DECATUR — Police Chief Jim Getz says a Decatur police detective used a “bad choice of words” when he said legalizing marijuana could cause some police dogs in Illinois to the euthanized.
Detective Chad Larner, training director of the K-9 Training Academy in Macon County, said in a story originally published in the Herald & Review last month that police dogs could not be retrained and some may be put down when they were no longer able to work.
The remarks touched off a firestorm on social and national media this week after the story appeared in The (Bloomington) Pantagraph on Sunday. A columnist for The Washington Post took the suggestion to task, referring to the argument as “bizarre.” Snopes, the popular fact-checking website, called out the claim as “false.” And the Chicago Tribune on Wednesday published a story in which local and national experts dismissed the idea — as did Getz.
“It was a bad choice of words, and it’s a statement (Larner) wishes he didn’t make,” Getz told the Tribune on Wednesday. “There are so many uses for these dogs. They are multipurpose dogs. ... We anticipate those dogs are going to work with us for a long, long time.”
Getz and Larner did not respond to requests for comment from the Herald & Review on Wednesday afternoon.
Legislation in the General Assembly would let adults older than 21 possess up to 28 grams of marijuana. The Illinois Senate approved a bill that would place a question about legalization on the Nov. 6 ballot.
Agencies spend thousands of dollars and take months to train their dogs to alert officers to the presence of marijuana, heroin, cocaine and other drugs. If people are allowed to carry and consume pot, experts say legal issues could arise if a dog’s search turns up both illicit drugs and marijuana. Dogs trained to detect multiple drug scents can’t communicate to handlers which of the smells triggered them to alert.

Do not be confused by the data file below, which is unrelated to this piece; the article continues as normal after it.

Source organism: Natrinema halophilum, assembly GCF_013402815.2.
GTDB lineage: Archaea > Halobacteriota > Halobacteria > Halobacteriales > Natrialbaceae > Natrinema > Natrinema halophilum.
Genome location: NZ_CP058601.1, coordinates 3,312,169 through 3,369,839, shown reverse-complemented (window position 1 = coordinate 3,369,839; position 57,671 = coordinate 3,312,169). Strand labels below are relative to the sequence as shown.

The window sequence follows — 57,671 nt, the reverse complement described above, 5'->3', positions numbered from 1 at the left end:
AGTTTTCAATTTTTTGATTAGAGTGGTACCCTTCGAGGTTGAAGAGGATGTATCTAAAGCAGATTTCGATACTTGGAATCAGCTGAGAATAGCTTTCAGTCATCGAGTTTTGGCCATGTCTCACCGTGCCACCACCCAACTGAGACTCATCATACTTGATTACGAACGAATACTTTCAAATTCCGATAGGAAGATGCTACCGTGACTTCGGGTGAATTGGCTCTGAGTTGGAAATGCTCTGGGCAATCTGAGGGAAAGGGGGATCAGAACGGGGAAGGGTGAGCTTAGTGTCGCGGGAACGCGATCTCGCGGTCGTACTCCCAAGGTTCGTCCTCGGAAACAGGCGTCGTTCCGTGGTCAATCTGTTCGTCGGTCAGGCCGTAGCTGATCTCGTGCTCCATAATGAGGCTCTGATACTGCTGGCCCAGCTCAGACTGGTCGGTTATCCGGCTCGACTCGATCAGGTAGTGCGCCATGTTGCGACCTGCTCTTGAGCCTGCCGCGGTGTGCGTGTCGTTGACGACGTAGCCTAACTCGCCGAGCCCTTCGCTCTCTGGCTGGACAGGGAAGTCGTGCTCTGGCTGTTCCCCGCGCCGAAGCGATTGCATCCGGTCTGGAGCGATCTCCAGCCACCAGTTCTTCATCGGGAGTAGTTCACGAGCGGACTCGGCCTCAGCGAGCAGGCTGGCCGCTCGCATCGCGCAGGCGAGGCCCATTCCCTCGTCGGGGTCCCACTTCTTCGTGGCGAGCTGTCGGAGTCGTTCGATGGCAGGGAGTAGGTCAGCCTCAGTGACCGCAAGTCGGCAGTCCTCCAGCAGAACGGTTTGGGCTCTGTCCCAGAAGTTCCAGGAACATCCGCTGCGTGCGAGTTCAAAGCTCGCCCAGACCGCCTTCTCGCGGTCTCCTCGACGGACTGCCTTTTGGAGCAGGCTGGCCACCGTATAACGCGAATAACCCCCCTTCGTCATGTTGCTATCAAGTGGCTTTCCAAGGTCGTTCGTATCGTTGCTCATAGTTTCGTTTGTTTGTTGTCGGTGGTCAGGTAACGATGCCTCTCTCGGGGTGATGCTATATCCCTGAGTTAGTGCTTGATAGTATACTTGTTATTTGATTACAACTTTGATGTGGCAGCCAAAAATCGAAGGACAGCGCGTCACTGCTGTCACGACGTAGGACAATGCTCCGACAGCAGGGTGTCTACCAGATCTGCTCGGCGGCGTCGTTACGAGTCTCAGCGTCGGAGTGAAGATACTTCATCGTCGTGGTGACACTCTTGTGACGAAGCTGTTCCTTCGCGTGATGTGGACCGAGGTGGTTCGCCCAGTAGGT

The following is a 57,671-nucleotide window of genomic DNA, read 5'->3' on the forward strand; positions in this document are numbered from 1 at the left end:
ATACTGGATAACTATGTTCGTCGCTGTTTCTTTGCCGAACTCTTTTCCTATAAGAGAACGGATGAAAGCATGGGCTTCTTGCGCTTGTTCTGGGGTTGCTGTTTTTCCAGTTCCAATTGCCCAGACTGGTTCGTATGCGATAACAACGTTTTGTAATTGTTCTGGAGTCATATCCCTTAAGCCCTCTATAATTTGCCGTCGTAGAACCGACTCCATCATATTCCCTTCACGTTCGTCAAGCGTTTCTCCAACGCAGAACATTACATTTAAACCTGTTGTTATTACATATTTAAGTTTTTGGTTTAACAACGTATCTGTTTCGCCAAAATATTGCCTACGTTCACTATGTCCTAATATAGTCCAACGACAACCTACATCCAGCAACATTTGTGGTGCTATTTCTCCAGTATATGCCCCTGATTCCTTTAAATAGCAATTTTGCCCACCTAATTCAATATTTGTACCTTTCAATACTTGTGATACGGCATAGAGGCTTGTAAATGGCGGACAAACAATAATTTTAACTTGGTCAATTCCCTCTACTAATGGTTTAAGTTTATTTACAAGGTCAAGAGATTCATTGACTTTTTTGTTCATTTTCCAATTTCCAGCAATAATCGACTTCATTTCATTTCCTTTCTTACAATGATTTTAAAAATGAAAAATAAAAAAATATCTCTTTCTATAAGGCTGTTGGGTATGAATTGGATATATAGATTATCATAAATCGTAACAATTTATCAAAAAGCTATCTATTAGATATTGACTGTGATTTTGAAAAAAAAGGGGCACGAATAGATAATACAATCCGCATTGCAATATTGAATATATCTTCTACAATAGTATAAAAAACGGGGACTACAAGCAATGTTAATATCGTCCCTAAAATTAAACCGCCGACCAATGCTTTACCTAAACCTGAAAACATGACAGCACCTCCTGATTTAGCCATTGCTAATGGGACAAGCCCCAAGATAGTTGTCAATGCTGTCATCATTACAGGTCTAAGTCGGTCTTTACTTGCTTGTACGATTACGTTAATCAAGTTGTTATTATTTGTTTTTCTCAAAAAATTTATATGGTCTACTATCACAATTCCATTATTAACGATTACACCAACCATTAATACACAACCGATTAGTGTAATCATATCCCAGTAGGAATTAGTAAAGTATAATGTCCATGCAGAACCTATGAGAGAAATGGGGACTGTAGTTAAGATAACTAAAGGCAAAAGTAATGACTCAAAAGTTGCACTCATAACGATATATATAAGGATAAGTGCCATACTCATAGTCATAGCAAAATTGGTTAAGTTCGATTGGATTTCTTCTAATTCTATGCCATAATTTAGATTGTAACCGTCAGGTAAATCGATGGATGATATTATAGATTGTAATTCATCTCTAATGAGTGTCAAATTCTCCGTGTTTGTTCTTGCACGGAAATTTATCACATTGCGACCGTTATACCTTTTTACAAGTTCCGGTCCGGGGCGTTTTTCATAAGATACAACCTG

In Colorado, an appeals court overturned the conviction of a man found with a meth pipe because cannabis was also present in the car. Prosecutors couldn’t prove that the dog’s alert, and the subsequent search, were triggered by the illegal item.
In an interview for the original story, Larner told the Herald & Review that it would be impossible to guarantee that a retrained dog was not alerting officers to the smell of cannabis, and thus could subject innocent residents or motorists to unlawful search and seizures. Both he and Macon County Sheriff Howard Buffett, who was also part of the interview, said police dogs that are trained to subdue suspects are not friendly or typically suited to be kept as pets.
“Unfortunately, what that means for some is euthanization,” Larner said. Handlers might not have adequate housing to handle multiple dogs, and it is very difficult to rehome police dogs.
“It’d be like taking a track or cross country runner and telling them, ‘guess what, you have to play golf now. Or all you’re allowed to do now is walk.’ I mean, the emotional side-effects could be profound,” Larner continued. “... It’d be a shame if because of the legalization of marijuana, now (the dogs) would have to be rehomed, retired and some euthanized.”
Buffett, through his private foundation, paid $2.2 million in 2016 to support K-9 units in 33 counties across Illinois. He said agencies would have to replace all of their dogs if recreational pot use were legal, and described that possibility as “a giant step forward for drug dealers” that would hurt law enforcement and communities.
Buffett did not respond to a request for comment Wednesday afternoon.
Tyler Hargis, head of the Central Illinois Cannabis Community, said he and some of the medical cannabis users in the Bloomington-based group were alarmed by Larner’s comments.
Hargis said he reached out to other law enforcement agencies and was told that police dogs wouldn’t be euthanized if marijuana were legalized. There are other options, he said, including having them focus on different tasks, retraining them, or retiring them to live with their handlers.
“It’s just a silly comment, and it sounds like from his perspective, it’s just a biased statement to try to demonize cannabis,” Hargis said. “It just doesn’t make any sense.”
Ryan Voyles and Jaylyn Cook of the Herald & Review contributed to this story.
Editor's Note: This article has been updated to reflect that comments made about euthanizing dogs should have only been attributed to Larner.